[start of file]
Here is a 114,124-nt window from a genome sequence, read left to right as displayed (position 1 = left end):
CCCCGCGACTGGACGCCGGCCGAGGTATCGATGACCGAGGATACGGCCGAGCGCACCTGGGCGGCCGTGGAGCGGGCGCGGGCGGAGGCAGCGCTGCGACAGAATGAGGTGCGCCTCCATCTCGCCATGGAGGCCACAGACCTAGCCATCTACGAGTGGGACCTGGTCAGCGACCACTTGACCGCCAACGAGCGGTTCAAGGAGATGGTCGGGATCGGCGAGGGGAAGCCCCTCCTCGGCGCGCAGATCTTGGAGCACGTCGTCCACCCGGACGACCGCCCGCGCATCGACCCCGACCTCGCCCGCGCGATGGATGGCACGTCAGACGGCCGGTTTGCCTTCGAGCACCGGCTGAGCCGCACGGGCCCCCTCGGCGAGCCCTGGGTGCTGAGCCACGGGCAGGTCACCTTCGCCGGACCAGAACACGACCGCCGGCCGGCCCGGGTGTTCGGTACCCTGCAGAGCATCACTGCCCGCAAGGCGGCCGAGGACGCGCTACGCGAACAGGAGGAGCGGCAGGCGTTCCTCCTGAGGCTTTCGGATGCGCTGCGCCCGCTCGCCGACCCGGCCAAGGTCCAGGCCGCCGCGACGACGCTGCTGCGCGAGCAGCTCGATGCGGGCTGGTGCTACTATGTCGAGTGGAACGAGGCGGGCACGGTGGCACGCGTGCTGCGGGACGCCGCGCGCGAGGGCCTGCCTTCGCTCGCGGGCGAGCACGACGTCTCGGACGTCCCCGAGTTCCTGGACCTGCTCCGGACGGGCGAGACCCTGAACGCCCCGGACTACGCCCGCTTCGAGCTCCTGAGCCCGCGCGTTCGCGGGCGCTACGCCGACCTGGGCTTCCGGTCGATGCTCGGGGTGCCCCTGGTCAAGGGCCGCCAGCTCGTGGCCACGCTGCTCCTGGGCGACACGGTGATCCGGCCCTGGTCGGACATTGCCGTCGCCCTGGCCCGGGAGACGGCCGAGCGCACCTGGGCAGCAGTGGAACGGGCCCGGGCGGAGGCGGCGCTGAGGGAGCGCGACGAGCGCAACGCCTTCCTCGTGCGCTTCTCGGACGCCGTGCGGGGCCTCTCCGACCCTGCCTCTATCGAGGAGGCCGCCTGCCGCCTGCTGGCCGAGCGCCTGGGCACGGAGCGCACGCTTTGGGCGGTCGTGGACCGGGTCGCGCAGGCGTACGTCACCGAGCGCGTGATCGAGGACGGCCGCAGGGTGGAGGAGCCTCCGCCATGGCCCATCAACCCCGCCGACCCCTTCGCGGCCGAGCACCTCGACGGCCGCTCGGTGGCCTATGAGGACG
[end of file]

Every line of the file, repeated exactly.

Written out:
Here is a 114,124-nt window from a genome sequence, read left to right as displayed (position 1 = left end):
CCCCGCGACTGGACGCCGGCCGAGGTATCGATGACCGAGGATACGGCCGAGCGCACCTGGGCGGCCGTGGAGCGGGCGCGGGCGGAGGCAGCGCTGCGACAGAATGAGGTGCGCCTCCATCTCGCCATGGAGGCCACAGACCTAGCCATCTACGAGTGGGACCTGGTCAGCGACCACTTGACCGCCAACGAGCGGTTCAAGGAGATGGTCGGGATCGGCGAGGGGAAGCCCCTCCTCGGCGCGCAGATCTTGGAGCACGTCGTCCACCCGGACGACCGCCCGCGCATCGACCCCGACCTCGCCCGCGCGATGGATGGCACGTCAGACGGCCGGTTTGCCTTCGAGCACCGGCTGAGCCGCACGGGCCCCCTCGGCGAGCCCTGGGTGCTGAGCCACGGGCAGGTCACCTTCGCCGGACCAGAACACGACCGCCGGCCGGCCCGGGTGTTCGGTACCCTGCAGAGCATCACTGCCCGCAAGGCGGCCGAGGACGCGCTACGCGAACAGGAGGAGCGGCAGGCGTTCCTCCTGAGGCTTTCGGATGCGCTGCGCCCGCTCGCCGACCCGGCCAAGGTCCAGGCCGCCGCGACGACGCTGCTGCGCGAGCAGCTCGATGCGGGCTGGTGCTACTATGTCGAGTGGAACGAGGCGGGCACGGTGGCACGCGTGCTGCGGGACGCCGCGCGCGAGGGCCTGCCTTCGCTCGCGGGCGAGCACGACGTCTCGGACGTCCCCGAGTTCCTGGACCTGCTCCGGACGGGCGAGACCCTGAACGCCCCGGACTACGCCCGCTTCGAGCTCCTGAGCCCGCGCGTTCGCGGGCGCTACGCCGACCTGGGCTTCCGGTCGATGCTCGGGGTGCCCCTGGTCAAGGGCCGCCAGCTCGTGGCCACGCTGCTCCTGGGCGACACGGTGATCCGGCCCTGGTCGGACATTGCCGTCGCCCTGGCCCGGGAGACGGCCGAGCGCACCTGGGCAGCAGTGGAACGGGCCCGGGCGGAGGCGGCGCTGAGGGAGCGCGACGAGCGCAACGCCTTCCTCGTGCGCTTCTCGGACGCCGTGCGGGGCCTCTCCGACCCTGCCTCTATCGAGGAGGCCGCCTGCCGCCTGCTGGCCGAGCGCCTGGGCACGGAGCGCACGCTTTGGGCGGTCGTGGACCGGGTCGCGCAGGCGTACGTCACCGAGCGCGTGATCGAGGACGGCCGCAGGGTGGAGGAGCCTCCGCCATGGCCCATCAACCCCGCCGACCCCTTCGCGGCCGAGCACCTCGACGGCCGCTCGGTGGCCTATGAGGACG